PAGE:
over 2 years ago · report as spam
  7. neanderthalis

    neanderthalis

    Very inventive. :)

    over 2 years ago · report as spam
  8. merelgroebbe

    merelgroebbe

    Must say; didn't think about the sticky part. But I figure if you put two layers of for instance baking paper or another non-sticky material in the sheets before you stitch them you could use the same method. It will be harder to see what is on the negatives though...

    over 2 years ago · report as spam
  9. angelhaken

    angelhaken

    nice idea :) but i also would not recomend this for longer storage as there are plasticizer and acid in the plastic sleeves. but i like that u can store longer negatives .. but 100 pcs 35mm glassine negative sleeves cost about 10€. But still its a really nice idea :)

    over 2 years ago · report as spam
  10. superkulisap

    superkulisap

    I would love to see your face, don't hide from the negatives ;p

    over 2 years ago · report as spam
  11. superkulisap

    superkulisap

    Nice tipster by the way, keep them coming.

    over 2 years ago · report as spam
  12. fcasadei

    like this tipster

    over 2 years ago · report as spam
  13. mlwillingham

    Thanks so much for sharing this!

    over 2 years ago · report as spam
  14. mlwillingham

    Also I believe you can get acid-free archival plastic sleeves, but I don't know about for that specific binder type.

    over 2 years ago · report as spam
  15. mariacordell

    mariacordell

    Very creative. There are lots of commercially available options, however, and they're not expensive. Plus, they're made for this purpose. Just search for "negative sleeves" and you should find all kinds of available options, for many film sizes. Here's what comes up at B&H, for example, where I often shop: http://www.bhphotovideo.com/c/search?Ntt=negative+sleeves&N=0&InitialSearch=yes&sts=ma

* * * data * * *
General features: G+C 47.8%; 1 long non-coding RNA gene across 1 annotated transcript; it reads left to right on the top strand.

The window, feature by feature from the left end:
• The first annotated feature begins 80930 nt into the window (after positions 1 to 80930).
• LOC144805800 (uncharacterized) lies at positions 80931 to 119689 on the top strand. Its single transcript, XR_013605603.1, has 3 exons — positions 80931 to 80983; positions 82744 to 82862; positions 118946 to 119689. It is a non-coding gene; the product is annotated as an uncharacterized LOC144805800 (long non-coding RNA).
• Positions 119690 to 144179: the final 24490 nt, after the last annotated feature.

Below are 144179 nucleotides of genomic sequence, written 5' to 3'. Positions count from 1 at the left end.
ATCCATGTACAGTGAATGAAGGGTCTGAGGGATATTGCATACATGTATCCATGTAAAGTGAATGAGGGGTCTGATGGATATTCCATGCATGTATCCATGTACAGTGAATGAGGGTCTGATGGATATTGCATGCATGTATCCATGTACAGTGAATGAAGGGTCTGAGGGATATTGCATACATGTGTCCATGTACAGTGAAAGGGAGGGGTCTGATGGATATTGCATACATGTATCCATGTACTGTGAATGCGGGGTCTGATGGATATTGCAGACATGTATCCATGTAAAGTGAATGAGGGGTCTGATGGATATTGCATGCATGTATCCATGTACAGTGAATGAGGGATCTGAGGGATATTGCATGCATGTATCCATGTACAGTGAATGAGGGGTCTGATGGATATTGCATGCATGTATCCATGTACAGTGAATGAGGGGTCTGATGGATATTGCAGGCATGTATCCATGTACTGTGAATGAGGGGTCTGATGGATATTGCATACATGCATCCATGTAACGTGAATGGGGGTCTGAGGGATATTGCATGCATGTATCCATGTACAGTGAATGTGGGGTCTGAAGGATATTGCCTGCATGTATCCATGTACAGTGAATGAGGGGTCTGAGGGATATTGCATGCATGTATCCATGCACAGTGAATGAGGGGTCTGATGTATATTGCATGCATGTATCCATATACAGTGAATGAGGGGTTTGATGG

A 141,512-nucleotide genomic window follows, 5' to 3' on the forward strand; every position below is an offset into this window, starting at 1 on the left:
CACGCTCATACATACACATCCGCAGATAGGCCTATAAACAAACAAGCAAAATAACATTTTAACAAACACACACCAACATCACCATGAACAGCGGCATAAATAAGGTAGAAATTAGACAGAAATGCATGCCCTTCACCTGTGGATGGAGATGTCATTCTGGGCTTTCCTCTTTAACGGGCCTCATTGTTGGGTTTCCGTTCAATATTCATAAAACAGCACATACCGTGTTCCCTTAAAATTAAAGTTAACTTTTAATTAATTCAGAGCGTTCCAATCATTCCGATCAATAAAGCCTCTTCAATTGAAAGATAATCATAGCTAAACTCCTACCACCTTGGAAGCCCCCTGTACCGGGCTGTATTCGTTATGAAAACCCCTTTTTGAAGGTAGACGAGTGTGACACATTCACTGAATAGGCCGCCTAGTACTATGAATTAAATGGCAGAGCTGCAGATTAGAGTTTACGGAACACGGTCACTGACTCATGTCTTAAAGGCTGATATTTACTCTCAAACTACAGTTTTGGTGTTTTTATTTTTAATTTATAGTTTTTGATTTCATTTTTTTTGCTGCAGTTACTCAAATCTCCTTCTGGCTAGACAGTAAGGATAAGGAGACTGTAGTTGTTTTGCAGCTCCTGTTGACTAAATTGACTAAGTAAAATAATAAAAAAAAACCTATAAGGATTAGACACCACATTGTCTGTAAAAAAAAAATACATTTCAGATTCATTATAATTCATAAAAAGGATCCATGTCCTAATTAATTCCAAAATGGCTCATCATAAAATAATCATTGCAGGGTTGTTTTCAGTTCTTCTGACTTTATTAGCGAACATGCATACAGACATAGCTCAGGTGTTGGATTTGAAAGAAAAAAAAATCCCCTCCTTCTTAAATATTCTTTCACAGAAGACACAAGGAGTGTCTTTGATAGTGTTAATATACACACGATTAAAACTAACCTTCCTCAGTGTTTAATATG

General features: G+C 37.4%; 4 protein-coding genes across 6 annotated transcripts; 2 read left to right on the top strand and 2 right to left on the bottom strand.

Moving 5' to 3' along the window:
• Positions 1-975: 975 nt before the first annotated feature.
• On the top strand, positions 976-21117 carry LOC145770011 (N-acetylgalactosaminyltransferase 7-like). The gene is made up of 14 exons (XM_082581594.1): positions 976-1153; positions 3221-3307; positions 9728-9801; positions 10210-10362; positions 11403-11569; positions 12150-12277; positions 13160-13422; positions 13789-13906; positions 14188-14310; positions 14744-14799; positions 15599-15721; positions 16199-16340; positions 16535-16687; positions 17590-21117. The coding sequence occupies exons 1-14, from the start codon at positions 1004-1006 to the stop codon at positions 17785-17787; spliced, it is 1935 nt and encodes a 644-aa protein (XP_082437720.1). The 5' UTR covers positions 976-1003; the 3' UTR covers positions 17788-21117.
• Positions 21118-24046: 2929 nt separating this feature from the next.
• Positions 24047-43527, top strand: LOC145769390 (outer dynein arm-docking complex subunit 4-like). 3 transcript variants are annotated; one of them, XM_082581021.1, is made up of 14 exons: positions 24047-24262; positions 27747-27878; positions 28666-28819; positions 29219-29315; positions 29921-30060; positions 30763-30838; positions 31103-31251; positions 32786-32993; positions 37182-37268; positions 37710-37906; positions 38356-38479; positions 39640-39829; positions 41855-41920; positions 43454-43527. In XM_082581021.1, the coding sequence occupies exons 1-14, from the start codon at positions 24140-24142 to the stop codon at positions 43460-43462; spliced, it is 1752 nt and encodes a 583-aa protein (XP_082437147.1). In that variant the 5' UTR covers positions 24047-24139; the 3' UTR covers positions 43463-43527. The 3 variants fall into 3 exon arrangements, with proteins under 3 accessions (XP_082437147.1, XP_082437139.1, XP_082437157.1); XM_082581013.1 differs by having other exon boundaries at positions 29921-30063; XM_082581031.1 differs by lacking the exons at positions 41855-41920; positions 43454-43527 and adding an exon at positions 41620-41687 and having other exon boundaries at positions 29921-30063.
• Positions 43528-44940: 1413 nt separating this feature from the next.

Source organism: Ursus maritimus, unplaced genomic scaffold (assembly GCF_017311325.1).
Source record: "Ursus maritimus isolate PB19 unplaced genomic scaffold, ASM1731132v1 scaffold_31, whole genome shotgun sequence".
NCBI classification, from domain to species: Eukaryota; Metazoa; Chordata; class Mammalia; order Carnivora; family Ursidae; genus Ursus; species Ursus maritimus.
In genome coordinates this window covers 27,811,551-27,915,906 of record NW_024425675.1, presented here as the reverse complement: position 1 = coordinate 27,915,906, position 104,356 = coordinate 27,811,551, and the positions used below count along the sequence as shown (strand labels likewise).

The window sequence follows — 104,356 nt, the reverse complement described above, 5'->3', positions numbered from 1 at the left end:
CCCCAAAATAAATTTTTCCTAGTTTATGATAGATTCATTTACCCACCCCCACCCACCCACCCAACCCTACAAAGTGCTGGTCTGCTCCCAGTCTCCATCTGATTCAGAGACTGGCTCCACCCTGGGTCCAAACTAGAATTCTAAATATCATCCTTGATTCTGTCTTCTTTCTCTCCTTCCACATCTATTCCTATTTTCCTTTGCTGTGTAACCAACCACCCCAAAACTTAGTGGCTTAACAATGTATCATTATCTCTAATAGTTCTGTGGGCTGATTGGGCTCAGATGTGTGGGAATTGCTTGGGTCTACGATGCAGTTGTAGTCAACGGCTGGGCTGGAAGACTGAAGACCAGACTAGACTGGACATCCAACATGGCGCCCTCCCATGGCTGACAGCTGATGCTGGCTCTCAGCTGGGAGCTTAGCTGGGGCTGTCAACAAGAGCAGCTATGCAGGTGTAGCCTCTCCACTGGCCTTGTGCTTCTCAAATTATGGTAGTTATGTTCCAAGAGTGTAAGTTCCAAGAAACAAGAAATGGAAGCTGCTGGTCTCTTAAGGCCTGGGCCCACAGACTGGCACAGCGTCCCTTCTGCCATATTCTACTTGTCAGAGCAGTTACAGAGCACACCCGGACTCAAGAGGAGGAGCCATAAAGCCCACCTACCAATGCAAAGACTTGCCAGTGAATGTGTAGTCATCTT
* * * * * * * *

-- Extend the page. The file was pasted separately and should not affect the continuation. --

over 2 years ago · report as spam
  16. atsilac

    atsilac

    amazing and very creative thank you!
    over 2 years ago · report as spam
  17. ruyatuna

    ruyatuna

    this is amazing i have film negatives everywhere definetely trying this!

    over 2 years ago · report as spam
  18. marissa

    marissa

    I agree with @mariacordell. Why go through all the trouble if you can just buy them?

    over 2 years ago · report as spam
  19. merelgroebbe

    merelgroebbe

    It is very convenient; but I couldn't find them anywhere so decided to do it myself. plus I really like the fact it's a small folder, the pre-made ones seem very big (a4 size)

    over 2 years ago · report as spam
  20. marissa

    marissa

    I bought them at 'Foto van der Graaf' in Rotterdam. They had small ones too! But compliments for you creativity ;)

    over 2 years ago · report as spam
  21. marissa

    marissa

    your

    over 2 years ago · report as spam
  22. chichou007

    chichou007

    Good idea!

    over 2 years ago · report as spam
  23. poppyprongs

    poppyprongs

    never thought of that before, although this is very trivial. Nice tipster!

    over 2 years ago · report as spam
  24. icuresick

    icuresick

    over 2 years ago · report as spam
  25. boobert

    boobert

    Nice tipster! and I think @superkulisap might just start a @merelgroebbe Fans Club. @icuresick @grazie @b0rn2b1ush @renenob

    over 2 years ago · report as spam
  26. grazie

    grazie

    hahahaha @superkulisap

    nice tipster by the way

    over 2 years ago · report as spam
  27. renenob

    renenob

    malapit ng kumanta ng Bruno Mars si @superkulisap. @icuresick @grazie @b0rn2b1ush @renenob @boobert

    over 2 years ago · report as spam

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The original version of this article is written in: Nederlands. It is also available in: Spanish & Deutsch.